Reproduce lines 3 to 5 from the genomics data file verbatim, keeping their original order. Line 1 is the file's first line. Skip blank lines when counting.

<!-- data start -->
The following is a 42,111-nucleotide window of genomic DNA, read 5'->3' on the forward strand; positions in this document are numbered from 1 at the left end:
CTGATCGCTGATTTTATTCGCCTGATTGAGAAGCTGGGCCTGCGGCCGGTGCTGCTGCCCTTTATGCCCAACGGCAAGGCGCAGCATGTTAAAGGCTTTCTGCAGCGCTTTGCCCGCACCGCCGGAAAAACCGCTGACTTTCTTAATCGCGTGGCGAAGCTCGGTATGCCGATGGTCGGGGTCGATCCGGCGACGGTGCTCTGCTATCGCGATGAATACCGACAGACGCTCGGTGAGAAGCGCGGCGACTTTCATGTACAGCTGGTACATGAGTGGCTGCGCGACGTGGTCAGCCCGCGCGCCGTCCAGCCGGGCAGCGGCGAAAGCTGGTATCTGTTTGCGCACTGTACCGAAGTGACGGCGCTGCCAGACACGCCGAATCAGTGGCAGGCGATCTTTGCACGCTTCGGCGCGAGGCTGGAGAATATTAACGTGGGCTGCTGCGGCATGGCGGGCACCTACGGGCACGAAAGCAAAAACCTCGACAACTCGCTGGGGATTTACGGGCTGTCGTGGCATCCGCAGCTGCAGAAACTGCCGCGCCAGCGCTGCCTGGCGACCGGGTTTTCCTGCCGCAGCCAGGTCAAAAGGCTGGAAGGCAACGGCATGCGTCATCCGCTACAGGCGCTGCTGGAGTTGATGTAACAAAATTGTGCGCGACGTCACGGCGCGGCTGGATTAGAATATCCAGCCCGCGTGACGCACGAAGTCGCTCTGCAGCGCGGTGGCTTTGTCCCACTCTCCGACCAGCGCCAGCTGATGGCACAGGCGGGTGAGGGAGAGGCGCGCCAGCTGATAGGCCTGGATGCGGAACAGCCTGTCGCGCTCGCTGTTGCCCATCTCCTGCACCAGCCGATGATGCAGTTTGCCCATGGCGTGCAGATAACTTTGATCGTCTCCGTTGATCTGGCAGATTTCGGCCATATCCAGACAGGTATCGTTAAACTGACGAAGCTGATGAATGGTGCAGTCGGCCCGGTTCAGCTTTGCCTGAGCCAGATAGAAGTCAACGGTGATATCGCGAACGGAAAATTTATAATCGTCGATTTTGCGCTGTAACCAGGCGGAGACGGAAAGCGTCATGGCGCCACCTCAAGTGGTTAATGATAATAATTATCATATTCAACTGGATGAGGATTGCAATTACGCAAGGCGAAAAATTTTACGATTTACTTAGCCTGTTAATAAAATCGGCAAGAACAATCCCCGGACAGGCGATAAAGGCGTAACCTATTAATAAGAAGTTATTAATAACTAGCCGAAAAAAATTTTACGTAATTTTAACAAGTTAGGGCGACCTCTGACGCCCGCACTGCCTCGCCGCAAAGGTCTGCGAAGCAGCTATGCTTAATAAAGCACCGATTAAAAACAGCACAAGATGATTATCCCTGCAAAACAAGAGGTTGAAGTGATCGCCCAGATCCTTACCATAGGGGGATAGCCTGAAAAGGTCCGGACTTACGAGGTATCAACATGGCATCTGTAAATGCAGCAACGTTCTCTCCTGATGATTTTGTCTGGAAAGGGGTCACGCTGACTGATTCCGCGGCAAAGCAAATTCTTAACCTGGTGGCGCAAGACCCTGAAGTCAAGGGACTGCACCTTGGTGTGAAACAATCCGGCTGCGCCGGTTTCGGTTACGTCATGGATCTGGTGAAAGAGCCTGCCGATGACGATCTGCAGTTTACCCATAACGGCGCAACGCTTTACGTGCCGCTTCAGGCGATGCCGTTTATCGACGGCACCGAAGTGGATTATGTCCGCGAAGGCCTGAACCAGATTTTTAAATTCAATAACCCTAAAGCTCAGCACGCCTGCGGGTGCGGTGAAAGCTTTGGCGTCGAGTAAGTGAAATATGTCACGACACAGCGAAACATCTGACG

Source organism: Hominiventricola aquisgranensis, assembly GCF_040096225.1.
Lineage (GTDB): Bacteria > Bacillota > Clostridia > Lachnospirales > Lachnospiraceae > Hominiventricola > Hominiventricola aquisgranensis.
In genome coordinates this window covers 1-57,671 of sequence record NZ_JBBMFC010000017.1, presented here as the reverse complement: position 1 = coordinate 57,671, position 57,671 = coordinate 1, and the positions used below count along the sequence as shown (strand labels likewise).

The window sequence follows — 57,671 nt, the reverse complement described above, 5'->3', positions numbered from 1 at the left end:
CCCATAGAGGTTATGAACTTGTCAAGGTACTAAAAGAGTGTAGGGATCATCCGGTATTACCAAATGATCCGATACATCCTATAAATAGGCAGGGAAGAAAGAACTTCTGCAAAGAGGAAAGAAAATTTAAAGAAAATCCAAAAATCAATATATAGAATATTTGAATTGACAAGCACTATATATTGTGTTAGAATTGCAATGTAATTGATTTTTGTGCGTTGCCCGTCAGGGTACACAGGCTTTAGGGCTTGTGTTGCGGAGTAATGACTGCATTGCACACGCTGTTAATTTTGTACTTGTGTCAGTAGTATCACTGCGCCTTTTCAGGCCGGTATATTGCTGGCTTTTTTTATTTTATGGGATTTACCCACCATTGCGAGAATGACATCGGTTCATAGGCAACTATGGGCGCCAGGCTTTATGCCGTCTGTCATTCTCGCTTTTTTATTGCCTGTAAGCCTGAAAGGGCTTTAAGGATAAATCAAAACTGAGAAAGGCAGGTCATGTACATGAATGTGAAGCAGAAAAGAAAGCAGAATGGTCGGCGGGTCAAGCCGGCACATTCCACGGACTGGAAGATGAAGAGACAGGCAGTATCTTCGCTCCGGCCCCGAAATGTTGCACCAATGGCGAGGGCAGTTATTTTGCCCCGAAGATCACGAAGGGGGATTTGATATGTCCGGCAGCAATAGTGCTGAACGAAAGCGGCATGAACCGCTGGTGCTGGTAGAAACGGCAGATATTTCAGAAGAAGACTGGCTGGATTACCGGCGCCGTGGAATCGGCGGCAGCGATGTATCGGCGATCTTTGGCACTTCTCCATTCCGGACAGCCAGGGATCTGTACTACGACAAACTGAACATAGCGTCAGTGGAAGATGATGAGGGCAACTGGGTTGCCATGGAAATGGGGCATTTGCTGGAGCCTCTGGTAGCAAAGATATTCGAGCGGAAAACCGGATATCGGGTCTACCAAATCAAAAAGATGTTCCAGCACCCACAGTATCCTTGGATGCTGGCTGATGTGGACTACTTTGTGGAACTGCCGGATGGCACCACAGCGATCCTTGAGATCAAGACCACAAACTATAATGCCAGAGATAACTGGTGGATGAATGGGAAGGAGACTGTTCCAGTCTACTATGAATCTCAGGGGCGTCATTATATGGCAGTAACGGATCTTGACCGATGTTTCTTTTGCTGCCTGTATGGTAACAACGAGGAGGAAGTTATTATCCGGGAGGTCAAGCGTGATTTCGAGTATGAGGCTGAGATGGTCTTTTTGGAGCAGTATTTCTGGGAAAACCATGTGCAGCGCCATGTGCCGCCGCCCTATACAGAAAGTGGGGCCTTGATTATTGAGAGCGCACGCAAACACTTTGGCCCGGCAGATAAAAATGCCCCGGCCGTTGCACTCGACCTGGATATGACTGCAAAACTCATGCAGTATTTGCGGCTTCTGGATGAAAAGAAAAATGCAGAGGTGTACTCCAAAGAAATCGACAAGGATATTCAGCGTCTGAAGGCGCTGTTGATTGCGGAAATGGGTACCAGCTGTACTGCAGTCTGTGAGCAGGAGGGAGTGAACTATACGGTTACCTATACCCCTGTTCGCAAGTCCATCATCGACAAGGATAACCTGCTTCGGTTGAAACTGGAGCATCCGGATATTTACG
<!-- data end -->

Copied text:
Source organism: Hominiventricola aquisgranensis, assembly GCF_040096225.1.
Lineage (GTDB): Bacteria > Bacillota > Clostridia > Lachnospirales > Lachnospiraceae > Hominiventricola > Hominiventricola aquisgranensis.
In genome coordinates this window covers 1-57,671 of sequence record NZ_JBBMFC010000017.1, presented here as the reverse complement: position 1 = coordinate 57,671, position 57,671 = coordinate 1, and the positions used below count along the sequence as shown (strand labels likewise).